Walten History, Family Crest & Coats of Arms
The ancestors of the bearers of the Walten family name are thought have lived in ancient Anglo-Saxon England. They were first found in one of the many places called Walton found throughout England. The surname Walten belongs to the large category of Anglo-Saxon habitation names, which are derived from pre-existing names for towns, villages, parishes, or farmsteads.
Early Origins of the Walten family
The surname Walten was first found in Somerset at Walton-In-Gordano, a parish, in the union of Bedminster, hundred of Portbury. "This manor was owned by Ralph de Mortimer, kinsman of William the Conqueror; some of his family were earls of March, and under them the manor was held for several generations by Richard de Walton and his descendants." 
However, some of the family also held estates at Walton-On-The-Hill in Lancashire from early times. "In the time of Edward the Confessor, Winestan, a Saxon, held Waletone; and soon after the Conquest a family named Waleton or Walton is mentioned as having possessions here. By a charter of the 2nd of John, the king granted all his land in Waleton to Richard de Mida, son of Gilbert de Waleton; and the same family is named in connexion with various legal acts in subsequent reigns. In the 15th century, Roger Walton died without male issue, and his two daughters carried their inheritance to their husbands." 
Simon de Wauton, Watton, Walton or Walthone (d. 1266), Bishop of Norwich was probably a native of Walton d'Eiville, Warwickshire and was "one of the clerks of King John, and received from him the church of St. Andrew, Hastings, on 9 April 1206, and two other livings in the two following years." 
Early History of the Walten family
This web page shows only a small excerpt of our Walten research. Another 71 words (5 lines of text) covering the years 1624, 1351, 1370, 1437, 1370, 1410, 1490, 1593, 1683, 1600, 1661, 1600, 1661, 1665, 1739, 1665, 1690 and 1692 are included under the topic Early Walten History in all our PDF Extended History products and printed products wherever possible.
Walten Spelling Variations
Until quite recently, the English language has lacked a definite system of spelling rules. Consequently, Anglo-Saxon surnames are characterized by a multitude of spelling variations. Changes in Anglo-Saxon names were influenced by the evolution of the English language, as it incorporated elements of French, Latin, and other languages. Although Medieval scribes and church officials recorded names as they sounded, so it is common to find one person referred to by several different spellings of his surname, even the most literate people varied the spelling of their own names. Variations of the name Walten include Walton, Waltone and others.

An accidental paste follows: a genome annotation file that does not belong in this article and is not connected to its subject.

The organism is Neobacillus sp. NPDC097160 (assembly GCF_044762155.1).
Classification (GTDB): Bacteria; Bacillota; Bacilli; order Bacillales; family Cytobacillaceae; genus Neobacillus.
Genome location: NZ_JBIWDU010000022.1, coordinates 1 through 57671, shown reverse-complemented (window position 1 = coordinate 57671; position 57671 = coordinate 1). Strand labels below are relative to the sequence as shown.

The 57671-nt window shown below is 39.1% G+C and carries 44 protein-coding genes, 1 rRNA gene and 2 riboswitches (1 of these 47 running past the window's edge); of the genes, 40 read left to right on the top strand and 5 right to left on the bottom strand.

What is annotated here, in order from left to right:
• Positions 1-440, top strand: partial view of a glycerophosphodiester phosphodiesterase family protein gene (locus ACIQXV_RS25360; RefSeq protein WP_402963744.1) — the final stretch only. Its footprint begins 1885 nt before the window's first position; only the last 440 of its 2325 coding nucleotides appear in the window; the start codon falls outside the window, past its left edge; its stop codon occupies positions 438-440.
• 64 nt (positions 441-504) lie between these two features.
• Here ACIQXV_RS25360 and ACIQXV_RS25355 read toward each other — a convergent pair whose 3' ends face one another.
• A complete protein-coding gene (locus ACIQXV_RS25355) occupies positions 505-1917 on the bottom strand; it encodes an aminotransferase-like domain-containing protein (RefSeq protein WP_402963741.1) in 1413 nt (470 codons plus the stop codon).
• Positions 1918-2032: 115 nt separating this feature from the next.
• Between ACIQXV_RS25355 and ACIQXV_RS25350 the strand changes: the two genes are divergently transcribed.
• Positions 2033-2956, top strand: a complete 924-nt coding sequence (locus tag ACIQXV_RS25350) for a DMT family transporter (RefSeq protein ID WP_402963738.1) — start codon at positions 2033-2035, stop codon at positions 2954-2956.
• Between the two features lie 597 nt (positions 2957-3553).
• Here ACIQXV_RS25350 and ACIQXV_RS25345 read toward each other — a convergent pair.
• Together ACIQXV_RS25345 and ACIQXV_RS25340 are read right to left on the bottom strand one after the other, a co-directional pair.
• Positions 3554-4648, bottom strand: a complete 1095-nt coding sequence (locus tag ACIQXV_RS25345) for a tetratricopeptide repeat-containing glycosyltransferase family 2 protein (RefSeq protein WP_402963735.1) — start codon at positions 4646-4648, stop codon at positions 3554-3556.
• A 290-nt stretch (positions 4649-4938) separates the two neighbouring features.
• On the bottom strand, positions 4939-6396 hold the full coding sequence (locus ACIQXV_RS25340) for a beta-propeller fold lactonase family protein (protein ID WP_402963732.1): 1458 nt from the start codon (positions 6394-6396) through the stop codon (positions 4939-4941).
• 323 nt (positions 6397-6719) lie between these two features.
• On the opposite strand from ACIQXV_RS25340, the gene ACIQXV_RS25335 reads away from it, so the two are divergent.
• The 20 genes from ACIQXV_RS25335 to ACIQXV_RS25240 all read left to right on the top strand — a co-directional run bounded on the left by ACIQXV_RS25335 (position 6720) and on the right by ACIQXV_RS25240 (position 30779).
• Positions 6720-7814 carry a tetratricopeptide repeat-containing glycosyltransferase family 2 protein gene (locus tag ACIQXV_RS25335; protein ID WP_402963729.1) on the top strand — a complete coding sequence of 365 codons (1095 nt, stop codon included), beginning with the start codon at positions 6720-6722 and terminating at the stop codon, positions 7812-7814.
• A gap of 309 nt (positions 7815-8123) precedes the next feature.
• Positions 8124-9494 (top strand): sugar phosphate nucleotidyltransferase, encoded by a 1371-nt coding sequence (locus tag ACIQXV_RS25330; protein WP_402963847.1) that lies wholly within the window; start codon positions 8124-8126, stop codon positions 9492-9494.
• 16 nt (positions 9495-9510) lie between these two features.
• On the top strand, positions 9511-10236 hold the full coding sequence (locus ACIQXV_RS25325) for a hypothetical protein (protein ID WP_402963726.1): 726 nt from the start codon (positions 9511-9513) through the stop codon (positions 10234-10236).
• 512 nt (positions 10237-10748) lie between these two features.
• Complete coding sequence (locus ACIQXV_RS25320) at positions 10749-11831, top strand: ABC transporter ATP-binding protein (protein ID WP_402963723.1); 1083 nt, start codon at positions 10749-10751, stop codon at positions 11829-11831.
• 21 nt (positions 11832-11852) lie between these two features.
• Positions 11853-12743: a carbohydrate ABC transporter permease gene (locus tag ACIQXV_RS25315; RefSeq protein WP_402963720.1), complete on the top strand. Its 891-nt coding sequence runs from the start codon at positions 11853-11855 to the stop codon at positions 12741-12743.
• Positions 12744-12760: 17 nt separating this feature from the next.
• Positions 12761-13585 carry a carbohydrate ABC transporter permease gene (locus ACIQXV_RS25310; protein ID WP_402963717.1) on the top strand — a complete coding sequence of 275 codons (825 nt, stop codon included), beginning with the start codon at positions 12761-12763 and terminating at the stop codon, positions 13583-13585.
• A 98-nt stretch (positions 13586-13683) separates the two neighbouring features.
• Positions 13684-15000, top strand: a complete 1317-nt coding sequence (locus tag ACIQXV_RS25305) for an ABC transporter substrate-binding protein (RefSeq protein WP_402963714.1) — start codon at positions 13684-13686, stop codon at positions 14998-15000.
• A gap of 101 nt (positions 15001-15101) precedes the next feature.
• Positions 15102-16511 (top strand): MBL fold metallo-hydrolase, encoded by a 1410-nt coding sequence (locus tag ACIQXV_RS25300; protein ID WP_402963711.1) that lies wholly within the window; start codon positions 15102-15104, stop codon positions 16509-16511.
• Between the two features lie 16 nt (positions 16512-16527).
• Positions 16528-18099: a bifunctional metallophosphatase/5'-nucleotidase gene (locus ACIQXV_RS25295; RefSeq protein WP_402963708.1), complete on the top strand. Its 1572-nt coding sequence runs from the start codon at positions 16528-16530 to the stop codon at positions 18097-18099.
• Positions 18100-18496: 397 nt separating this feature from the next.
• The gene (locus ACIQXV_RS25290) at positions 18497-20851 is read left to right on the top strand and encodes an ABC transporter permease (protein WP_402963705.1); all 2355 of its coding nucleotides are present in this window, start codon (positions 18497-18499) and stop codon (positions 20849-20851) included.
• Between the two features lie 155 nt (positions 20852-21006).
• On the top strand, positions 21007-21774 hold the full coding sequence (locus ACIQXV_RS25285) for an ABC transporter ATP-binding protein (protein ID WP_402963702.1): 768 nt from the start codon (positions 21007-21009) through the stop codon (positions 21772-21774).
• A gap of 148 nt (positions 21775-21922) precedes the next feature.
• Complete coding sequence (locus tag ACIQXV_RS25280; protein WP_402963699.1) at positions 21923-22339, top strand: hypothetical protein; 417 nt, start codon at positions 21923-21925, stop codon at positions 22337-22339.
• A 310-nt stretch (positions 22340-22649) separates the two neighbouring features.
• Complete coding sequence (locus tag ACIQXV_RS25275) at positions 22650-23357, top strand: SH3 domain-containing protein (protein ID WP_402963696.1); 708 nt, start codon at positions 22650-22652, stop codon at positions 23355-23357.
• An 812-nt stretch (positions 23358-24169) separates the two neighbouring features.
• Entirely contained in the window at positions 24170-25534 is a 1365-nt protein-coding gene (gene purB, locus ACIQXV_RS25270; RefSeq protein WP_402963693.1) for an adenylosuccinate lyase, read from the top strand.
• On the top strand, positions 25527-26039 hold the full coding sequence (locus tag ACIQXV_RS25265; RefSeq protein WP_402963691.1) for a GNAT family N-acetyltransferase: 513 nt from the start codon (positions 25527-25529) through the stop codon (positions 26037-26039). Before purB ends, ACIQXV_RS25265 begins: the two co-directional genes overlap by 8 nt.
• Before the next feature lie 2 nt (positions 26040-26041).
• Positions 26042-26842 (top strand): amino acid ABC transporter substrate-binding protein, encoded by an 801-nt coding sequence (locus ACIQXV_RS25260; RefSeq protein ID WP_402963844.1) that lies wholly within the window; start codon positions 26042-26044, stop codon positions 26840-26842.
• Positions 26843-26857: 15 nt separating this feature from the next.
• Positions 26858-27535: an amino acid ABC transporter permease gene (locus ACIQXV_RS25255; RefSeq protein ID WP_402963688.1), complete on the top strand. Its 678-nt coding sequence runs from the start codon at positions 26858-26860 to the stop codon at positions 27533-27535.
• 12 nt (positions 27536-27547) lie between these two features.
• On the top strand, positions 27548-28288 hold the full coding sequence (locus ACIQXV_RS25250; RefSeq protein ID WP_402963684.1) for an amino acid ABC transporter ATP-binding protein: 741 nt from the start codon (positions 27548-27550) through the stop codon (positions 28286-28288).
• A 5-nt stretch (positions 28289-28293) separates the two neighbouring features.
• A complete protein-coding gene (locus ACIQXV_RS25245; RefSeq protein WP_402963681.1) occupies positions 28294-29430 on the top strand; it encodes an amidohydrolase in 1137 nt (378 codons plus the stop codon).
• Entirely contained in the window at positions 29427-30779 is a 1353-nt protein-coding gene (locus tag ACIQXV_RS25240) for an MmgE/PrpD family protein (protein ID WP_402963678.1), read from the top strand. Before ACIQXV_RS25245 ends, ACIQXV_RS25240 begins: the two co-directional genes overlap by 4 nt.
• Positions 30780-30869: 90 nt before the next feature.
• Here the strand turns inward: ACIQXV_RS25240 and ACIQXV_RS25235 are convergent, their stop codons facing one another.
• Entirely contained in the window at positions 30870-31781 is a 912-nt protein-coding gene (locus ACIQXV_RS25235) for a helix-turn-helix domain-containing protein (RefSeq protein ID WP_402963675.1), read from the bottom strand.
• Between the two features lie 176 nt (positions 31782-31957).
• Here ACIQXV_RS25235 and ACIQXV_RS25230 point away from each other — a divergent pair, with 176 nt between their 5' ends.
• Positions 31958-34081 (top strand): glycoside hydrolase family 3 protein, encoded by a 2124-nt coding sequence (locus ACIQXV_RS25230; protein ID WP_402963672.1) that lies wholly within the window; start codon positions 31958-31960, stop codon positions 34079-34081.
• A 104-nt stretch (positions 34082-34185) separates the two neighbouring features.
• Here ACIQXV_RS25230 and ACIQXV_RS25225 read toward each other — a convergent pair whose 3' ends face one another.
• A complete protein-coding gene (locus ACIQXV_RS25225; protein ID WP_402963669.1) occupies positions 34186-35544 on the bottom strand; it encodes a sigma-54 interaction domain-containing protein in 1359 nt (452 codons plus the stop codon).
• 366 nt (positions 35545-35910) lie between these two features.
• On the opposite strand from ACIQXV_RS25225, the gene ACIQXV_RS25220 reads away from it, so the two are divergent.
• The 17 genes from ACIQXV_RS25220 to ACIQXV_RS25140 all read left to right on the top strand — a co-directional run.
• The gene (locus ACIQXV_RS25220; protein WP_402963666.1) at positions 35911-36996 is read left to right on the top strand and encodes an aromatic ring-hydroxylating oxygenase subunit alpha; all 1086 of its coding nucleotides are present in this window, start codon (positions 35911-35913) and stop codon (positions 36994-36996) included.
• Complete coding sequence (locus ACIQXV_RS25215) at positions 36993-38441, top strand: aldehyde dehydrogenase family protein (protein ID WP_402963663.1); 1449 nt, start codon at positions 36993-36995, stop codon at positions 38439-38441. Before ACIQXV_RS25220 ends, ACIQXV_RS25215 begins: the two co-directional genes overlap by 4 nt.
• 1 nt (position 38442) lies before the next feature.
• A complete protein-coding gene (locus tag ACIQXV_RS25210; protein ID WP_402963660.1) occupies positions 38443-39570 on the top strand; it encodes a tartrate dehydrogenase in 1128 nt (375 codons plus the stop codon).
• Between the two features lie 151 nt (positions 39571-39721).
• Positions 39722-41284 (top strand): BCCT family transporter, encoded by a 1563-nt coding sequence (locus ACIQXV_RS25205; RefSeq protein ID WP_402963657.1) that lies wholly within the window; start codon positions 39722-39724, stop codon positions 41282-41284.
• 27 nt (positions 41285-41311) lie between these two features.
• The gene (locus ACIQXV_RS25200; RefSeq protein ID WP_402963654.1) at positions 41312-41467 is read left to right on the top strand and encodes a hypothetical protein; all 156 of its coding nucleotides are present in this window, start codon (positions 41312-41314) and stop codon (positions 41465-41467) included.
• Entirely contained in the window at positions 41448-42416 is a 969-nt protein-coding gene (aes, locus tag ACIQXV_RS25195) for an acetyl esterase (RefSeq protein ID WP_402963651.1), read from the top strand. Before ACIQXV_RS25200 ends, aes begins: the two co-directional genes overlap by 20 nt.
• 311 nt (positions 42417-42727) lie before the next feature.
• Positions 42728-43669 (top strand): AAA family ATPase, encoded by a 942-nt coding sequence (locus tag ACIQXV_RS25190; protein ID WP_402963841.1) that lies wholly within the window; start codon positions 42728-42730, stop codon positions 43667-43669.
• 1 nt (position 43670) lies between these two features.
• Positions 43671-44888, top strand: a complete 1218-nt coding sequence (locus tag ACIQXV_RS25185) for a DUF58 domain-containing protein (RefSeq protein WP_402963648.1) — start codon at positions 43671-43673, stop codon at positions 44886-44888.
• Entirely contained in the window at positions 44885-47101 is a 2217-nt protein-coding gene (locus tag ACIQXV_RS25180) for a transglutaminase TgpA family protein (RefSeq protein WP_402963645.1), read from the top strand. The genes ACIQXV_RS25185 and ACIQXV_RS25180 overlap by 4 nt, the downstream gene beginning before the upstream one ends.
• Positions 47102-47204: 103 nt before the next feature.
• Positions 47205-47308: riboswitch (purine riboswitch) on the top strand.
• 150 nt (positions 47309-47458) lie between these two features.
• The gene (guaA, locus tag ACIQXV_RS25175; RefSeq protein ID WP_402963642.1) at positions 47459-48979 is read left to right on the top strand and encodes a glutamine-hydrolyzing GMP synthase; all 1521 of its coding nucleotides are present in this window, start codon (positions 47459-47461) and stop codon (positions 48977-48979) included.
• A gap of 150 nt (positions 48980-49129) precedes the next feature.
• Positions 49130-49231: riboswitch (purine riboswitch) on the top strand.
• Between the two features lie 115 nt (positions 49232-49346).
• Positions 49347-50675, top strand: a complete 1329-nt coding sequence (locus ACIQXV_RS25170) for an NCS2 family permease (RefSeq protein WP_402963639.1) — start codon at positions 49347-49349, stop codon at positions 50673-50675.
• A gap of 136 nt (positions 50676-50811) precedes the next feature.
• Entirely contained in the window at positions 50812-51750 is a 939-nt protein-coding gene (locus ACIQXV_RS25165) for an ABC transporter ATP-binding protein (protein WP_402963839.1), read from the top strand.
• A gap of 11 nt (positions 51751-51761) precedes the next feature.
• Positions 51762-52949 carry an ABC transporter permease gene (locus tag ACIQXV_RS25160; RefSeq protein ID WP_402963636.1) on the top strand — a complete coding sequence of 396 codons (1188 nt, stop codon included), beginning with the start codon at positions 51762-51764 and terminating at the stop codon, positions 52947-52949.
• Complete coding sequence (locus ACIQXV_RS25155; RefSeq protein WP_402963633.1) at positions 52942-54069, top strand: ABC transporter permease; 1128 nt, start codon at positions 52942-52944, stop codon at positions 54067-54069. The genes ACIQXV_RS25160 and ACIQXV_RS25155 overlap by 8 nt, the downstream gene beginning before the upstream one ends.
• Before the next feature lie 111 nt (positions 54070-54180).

Early Notables of the Walten family (pre 1700)
Notables of this surname at this time include: Sir Thomas Walton, British Knight who bravely fought at the Combat of the Thirty on March 26th, 1351.
Another Sir Thomas Walton (1370?-1437?), was Speaker of the House of Commons, born probably about 1370, was son of John de Walton of Great Staughton, Huntingdonshire. 
John Walton ( fl. 1410), was an English poet and another John Walton (d. 1490?) was Archbishop of Dublin. Izaak Walton (1593-1683), was an English writer, best known as the author of The Compleat (Complete) Angler.
Brian Walton (1600-1661), was an English cleric and scholar...
Another 95 words (7 lines of text) are included under the topic Early Walten Notables in all our PDF Extended History products and printed products wherever possible.
Migration of the Walten family to Ireland
Some of the Walten family moved to Ireland, but this topic is not covered in this excerpt.
Another 31 words (2 lines of text) about their life in Ireland is included in all our PDF Extended History products and printed products wherever possible.
Walten migration to Australia +
Emigration to Australia
followed the First Fleets
of convicts, tradespeople and early settlers. Early immigrants include:
Walten Settlers in Australia in the 19th Century
- Henry Walten, who arrived in Adelaide, Australia aboard the ship "Aztec" in 1851 
Related Stories +
The Walten Motto +
The motto was originally a war cry or slogan. Mottoes first began to be shown with arms in the 14th and 15th centuries, but were not in general use until the 17th century. Thus the oldest coats of arms generally do not include a motto. Mottoes seldom form part of the grant of arms: Under most heraldic authorities, a motto is an optional component of the coat of arms, and can be added to or changed at will; many families have chosen not to display a motto.
Motto: Murus aeneus virtus
Motto Translation: Virtue is a wall of brass.
- ^ Lewis, Samuel, A Topographical Dictionary of England. Institute of Historical Research, 1848, Print.
- ^ Smith, George (ed), Dictionary of National Biography. London: Smith, Elder & Co., 1885-1900. Print
- ^ State Records of South Australia. (Retrieved 2010, November 5) AZTEC 1851. Retrieved http://www.slsa.sa.gov.au/BSA/1851Aztec.gif